Berry's harsh and sweeping condemnations remind me of another Baptist who enjoys sticking the occasional finger in the eye of his co-religionists: Jimmy Carter. That's not a compliment. Unless the reports of these remarks is shown to be inaccurate or incomplete, I don't think I can ever have quite the same respect for Berry that I did. His good work stands, of course, and he does not cease to be right about one thing because he is wrong about another, but this certainly makes him seem considerably smaller, both in intellect and in character. Consider this bit:
Would conservative Christians like a small government bureau to inspect, approve and certify their sexual behavior? Would they like a colorful tattoo verifying government approval on the rumps of lawfully copulating parties?
The intellectual shoddiness of this is self-demonstrating to any honest observer of the marriage debate. And it's a moral failing as well; if not consciously malicious, it's culpably ignorant in one who sets himself up as a wise observer of society. This slandering of the Christian community in retribution for its refusal to revise its principles on command is not blameless. It comes pretty close to calumny ("remarks contrary to the truth which harm the reputation of others and give occasion for false judgments against them"), the only mitigation of that charge being that Berry presumably believes he is telling the truth. I never thought I would have to charge Wendell Berry with such a thing.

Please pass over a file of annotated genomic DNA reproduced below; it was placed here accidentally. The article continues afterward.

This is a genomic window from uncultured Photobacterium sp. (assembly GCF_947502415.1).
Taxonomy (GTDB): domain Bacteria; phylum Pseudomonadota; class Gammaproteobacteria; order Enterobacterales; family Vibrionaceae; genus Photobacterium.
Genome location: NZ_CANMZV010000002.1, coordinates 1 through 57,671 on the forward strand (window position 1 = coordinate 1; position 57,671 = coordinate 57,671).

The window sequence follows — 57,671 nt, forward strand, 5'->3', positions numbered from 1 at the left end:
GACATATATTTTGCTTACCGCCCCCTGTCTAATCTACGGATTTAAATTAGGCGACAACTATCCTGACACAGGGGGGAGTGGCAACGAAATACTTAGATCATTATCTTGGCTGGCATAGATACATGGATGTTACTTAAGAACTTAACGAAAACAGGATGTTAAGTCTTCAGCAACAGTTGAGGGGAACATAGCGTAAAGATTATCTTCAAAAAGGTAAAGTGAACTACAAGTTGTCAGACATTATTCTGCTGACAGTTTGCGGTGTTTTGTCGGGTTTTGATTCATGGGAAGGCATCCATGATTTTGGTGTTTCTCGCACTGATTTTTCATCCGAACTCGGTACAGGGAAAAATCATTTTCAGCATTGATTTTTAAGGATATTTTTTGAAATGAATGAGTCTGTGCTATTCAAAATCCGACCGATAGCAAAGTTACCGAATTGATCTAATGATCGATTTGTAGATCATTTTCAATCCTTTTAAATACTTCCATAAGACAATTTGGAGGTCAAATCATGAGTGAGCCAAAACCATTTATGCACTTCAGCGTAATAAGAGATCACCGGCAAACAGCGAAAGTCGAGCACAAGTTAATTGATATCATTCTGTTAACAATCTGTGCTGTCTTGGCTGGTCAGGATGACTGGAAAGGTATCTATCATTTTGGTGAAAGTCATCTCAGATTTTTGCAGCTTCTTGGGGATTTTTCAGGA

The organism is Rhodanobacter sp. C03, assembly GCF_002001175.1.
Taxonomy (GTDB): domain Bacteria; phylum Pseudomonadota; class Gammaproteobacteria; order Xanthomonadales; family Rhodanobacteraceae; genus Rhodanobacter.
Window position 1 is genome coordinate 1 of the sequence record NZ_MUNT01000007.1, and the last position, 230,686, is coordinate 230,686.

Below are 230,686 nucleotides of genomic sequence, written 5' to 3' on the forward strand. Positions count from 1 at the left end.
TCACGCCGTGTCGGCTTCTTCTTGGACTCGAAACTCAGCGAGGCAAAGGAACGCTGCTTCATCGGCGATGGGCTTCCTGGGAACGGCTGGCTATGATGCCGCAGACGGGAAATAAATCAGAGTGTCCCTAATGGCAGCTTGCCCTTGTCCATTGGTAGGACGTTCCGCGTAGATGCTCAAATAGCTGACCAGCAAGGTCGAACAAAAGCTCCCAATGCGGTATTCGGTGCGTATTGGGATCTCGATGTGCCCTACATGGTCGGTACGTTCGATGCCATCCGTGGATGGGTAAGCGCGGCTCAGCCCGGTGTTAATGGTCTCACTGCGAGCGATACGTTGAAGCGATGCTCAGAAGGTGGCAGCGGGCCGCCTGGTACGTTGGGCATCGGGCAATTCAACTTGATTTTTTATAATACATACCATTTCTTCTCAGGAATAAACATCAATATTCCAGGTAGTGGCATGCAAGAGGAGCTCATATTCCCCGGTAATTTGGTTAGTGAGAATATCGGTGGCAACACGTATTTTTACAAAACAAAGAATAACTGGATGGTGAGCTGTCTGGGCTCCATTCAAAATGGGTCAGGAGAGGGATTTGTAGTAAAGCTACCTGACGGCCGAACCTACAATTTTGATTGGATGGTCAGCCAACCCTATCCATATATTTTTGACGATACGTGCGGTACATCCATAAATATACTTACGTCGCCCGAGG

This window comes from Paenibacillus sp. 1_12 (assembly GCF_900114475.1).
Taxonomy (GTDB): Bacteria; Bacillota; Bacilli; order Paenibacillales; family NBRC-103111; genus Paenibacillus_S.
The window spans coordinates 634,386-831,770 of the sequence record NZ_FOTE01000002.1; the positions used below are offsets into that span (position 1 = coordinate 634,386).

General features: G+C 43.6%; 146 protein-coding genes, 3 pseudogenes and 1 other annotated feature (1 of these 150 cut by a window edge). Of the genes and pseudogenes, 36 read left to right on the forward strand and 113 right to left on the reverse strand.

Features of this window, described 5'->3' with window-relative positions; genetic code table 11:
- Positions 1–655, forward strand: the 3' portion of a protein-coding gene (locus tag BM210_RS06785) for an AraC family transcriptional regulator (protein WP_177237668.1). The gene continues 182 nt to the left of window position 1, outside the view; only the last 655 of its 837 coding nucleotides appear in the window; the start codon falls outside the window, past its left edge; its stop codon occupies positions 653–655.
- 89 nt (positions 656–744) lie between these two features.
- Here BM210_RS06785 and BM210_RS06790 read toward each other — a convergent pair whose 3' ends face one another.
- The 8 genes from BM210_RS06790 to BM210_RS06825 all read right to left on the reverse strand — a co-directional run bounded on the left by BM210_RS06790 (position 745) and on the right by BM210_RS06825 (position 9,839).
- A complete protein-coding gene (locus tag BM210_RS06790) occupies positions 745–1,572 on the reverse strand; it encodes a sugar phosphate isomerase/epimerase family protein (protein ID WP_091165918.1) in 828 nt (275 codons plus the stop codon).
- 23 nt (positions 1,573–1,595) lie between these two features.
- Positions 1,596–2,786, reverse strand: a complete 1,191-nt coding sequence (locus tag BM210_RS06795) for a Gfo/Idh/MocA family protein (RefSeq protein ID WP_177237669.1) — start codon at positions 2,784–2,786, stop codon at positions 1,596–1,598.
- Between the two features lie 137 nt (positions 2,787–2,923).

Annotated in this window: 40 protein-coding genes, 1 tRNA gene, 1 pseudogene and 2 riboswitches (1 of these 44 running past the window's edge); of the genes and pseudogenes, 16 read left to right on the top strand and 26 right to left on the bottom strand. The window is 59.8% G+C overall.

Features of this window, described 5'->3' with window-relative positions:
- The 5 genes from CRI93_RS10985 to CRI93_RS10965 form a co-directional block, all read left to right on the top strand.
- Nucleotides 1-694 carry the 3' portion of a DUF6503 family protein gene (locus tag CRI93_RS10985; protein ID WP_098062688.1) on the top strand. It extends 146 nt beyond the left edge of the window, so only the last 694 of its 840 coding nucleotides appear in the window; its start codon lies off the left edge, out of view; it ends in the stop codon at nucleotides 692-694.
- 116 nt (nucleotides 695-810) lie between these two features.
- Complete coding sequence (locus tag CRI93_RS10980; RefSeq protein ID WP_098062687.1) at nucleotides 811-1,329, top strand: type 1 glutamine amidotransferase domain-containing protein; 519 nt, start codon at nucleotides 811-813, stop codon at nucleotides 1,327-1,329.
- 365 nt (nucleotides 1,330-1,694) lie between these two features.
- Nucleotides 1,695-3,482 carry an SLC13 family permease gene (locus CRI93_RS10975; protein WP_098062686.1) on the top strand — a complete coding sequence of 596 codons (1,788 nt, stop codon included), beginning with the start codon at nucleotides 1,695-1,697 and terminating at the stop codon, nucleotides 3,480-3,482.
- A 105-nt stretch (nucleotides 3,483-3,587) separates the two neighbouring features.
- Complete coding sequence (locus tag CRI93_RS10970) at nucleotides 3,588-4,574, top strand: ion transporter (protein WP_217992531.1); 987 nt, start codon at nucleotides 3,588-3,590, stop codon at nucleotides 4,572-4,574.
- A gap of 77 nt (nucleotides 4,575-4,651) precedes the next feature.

The only explanation I can come up with for this aberration--or so I would like to consider it--is connected to what I said about Berry perhaps lacking a fully coherent philosophy. His seems to be essentially an aesthetic sensibility, certainly very insightful in most instances but susceptible to the occasional dramatic mistake which a more analytical mind might avoid. It would certainly be good to hear him repudiate this one.
(Hat tip to Janet Cupo for pointing out the First Things post to me.)
The Blasters were active in the early to mid-1980s. There was something of a fashion then for a 1950s-style look and sound, and they were part of it, but they weren't just a novelty. "Rockabilly" would be the closest one-word description of their sound, but it was more varied than that. "Roots rock" is a better and broader term. They made several albums on the Sire label, all of which are available in a collection called Testament, all 50 or so tracks of which were available for a while at eMusic for some ridiculously low price, under $10 if I remember correctly. And that's why I bought it; although it isn't the kind of music I listen to all that often, it hits the spot sometimes, and I have certainly enjoyed this set.
One of my favorite of their songs is "Samson and Delilah," which you may recognize as a folk song, usually called "If I Had My Way," which was recorded frequently during the folk boom of the 1960s. I think this is the best version I've ever heard. The arrangement is very untypical of the Blasters' sound--just the one guitar, and a gospel group. It's proof that you don't have to have drums to rock.